So a business plan should always be written down. We should always start with our exit strategy from the business. We need to work out how much money is needed now and later and what resources we need to make the business work. Finally, we then decide if we should proceed to start the business. Do you have an idea for a business you want to start? A business plan is a worth while investment isn’t it?
~ Damien Foley
Below is a link from the episode “South Park- Underpants Gnomes”. It brings to light some misunderstood ideas about business and the importance of a business plan.
8 Secrets of Success
Ever wondered what it takes to be successful? Richard St Johns was asked this question. As a result he has condensed 7 years of research into a presentation that explains it in less time than a TV ad break.
~ Damien Foley
Many big businesses began as a micro business. The owner in this small business did everything- take calls, do paperwork, find sales, and finally the work to make the product or service sold. As a small business owner you can relate to the long hours and the small pay! And if you don’t work you don’t get paid!
So how did these big business owners become big? how did they turn their small business into a big business? They no longer do everything, they employ people to do it for them. They still work hard, but not the same as they did when they started. Many big business owners became big, because they planned to become big. That is, they not only spent time working in the business, but took time away from it to work on it! this is an important part of any business growth story. You have to plan for your business to grow and start putting milestones in place to work towards.
- Commit Time– Block out a few hours per week to work on your business. This means no interruptions or doing it here and there.
- Jot Notes– Keep a diary or book that is dedicated to your Business Development. Then when you reach your Block Out time you can review your notes. This could be anything from identifying ways to improve production, a new supplier, a possible new product line or offering, new business alliances or venture opportunities- anything. Write it down!
- Experts and Mentors– Many entrepreneurs who grew their business will tell you how important it is to have the input of others. Be willing to ask for advice and guidance. Experts such as accountants, solicitors and business consultants are a valuable resource. Mentors are a good sounding board for any challenges you have, acting as both guidance and support. Input and ideas from outside the business brings diverse thinking and new opportunities.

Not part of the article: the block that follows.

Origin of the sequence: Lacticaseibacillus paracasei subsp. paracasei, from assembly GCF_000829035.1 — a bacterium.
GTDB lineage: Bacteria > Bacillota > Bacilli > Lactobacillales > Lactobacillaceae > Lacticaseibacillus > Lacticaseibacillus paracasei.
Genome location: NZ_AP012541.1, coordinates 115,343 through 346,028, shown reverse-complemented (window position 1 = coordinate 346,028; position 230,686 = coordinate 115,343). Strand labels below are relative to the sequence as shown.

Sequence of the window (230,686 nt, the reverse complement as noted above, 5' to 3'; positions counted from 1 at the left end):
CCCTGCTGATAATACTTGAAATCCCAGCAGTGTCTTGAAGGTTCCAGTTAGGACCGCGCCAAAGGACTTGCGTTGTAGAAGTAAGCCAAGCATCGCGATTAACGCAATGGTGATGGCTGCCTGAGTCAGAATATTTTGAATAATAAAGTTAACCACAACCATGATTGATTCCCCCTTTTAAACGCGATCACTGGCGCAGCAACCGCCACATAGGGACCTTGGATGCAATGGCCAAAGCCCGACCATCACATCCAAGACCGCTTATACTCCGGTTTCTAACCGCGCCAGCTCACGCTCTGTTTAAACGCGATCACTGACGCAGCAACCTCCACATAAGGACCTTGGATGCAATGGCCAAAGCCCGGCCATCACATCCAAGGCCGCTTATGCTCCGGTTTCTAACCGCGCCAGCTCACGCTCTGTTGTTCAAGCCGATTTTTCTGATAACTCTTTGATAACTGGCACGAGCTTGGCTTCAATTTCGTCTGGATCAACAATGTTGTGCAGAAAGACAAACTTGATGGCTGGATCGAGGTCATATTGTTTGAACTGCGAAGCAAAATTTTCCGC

- Self Sabotage– Sometimes the thing preventing your business from growing is you! A business owner can, mostly out of comfort and fear of the unknown, be the biggest hurdle preventing the business from growing. They could prevent putting in management or taking on new investors, seeing them as threat to control. They could view business growth as too risky when the business is fine the way it is. Fear is a big component of self sabotage! Be open to change.
- Plan Ahead– Use your business development time to set goals and milestones. It is important to put when you want to achieve a goal or milestone. “A Goal not written down and without a deadline is a wish. A written goal with a deadline is a commitment!”
- Personal and Professional– Not only plan for your business goals, but also your own personal goals. These could impact on your business goals. Making money is not the outcome, it is what the money can do for you that is the outcome. On a deserted island or in death, money has no worth.
These are just some of the ways to work on your business. In order to grow your business, you must dedicate time to achieving the outcomes you are wanting. Use experts and mentors to guide and support your business to grow. Don’t be your own enemy to success, be open to the change that will take place, don’t fear it. Plan where you want your business to be in the future, but also plan where you want to be personally so there is no mismatch in goals.